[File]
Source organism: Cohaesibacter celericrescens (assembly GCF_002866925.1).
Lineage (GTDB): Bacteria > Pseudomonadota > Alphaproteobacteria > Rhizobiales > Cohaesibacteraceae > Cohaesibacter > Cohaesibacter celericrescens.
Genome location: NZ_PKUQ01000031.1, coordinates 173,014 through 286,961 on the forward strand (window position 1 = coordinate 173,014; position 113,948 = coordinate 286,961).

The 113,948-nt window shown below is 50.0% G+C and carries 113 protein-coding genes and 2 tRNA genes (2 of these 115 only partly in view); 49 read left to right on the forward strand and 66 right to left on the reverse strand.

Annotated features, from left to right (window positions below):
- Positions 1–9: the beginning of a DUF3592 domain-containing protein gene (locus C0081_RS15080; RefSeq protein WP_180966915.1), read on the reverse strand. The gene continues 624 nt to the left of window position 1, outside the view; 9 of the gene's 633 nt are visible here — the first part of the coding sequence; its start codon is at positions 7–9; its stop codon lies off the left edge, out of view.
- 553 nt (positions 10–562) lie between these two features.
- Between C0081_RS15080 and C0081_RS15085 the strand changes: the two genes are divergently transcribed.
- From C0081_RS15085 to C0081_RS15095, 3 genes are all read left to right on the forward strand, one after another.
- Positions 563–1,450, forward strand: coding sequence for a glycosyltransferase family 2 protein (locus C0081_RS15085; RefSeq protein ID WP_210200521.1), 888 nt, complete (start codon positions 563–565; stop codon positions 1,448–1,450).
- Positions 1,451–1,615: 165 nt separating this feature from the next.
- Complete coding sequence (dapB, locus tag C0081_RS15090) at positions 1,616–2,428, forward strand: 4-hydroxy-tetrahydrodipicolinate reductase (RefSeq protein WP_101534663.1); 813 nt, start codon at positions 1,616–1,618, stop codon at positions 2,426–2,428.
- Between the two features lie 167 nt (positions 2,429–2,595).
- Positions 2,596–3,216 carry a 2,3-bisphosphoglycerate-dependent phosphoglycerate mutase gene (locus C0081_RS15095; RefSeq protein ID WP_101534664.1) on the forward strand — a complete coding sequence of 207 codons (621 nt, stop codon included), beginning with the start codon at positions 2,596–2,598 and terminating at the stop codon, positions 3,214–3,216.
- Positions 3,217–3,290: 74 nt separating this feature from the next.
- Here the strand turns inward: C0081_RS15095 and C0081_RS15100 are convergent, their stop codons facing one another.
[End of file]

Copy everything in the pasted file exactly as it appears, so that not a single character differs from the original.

Source organism: Cohaesibacter celericrescens (assembly GCF_002866925.1).
Lineage (GTDB): Bacteria > Pseudomonadota > Alphaproteobacteria > Rhizobiales > Cohaesibacteraceae > Cohaesibacter > Cohaesibacter celericrescens.
Genome location: NZ_PKUQ01000031.1, coordinates 173,014 through 286,961 on the forward strand (window position 1 = coordinate 173,014; position 113,948 = coordinate 286,961).

The 113,948-nt window shown below is 50.0% G+C and carries 113 protein-coding genes and 2 tRNA genes (2 of these 115 only partly in view); 49 read left to right on the forward strand and 66 right to left on the reverse strand.

Annotated features, from left to right (window positions below):
- Positions 1–9: the beginning of a DUF3592 domain-containing protein gene (locus C0081_RS15080; RefSeq protein WP_180966915.1), read on the reverse strand. The gene continues 624 nt to the left of window position 1, outside the view; 9 of the gene's 633 nt are visible here — the first part of the coding sequence; its start codon is at positions 7–9; its stop codon lies off the left edge, out of view.
- 553 nt (positions 10–562) lie between these two features.
- Between C0081_RS15080 and C0081_RS15085 the strand changes: the two genes are divergently transcribed.
- From C0081_RS15085 to C0081_RS15095, 3 genes are all read left to right on the forward strand, one after another.
- Positions 563–1,450, forward strand: coding sequence for a glycosyltransferase family 2 protein (locus C0081_RS15085; RefSeq protein ID WP_210200521.1), 888 nt, complete (start codon positions 563–565; stop codon positions 1,448–1,450).
- Positions 1,451–1,615: 165 nt separating this feature from the next.
- Complete coding sequence (dapB, locus tag C0081_RS15090) at positions 1,616–2,428, forward strand: 4-hydroxy-tetrahydrodipicolinate reductase (RefSeq protein WP_101534663.1); 813 nt, start codon at positions 1,616–1,618, stop codon at positions 2,426–2,428.
- Between the two features lie 167 nt (positions 2,429–2,595).
- Positions 2,596–3,216 carry a 2,3-bisphosphoglycerate-dependent phosphoglycerate mutase gene (locus C0081_RS15095; RefSeq protein ID WP_101534664.1) on the forward strand — a complete coding sequence of 207 codons (621 nt, stop codon included), beginning with the start codon at positions 2,596–2,598 and terminating at the stop codon, positions 3,214–3,216.
- Positions 3,217–3,290: 74 nt separating this feature from the next.
- Here the strand turns inward: C0081_RS15095 and C0081_RS15100 are convergent, their stop codons facing one another.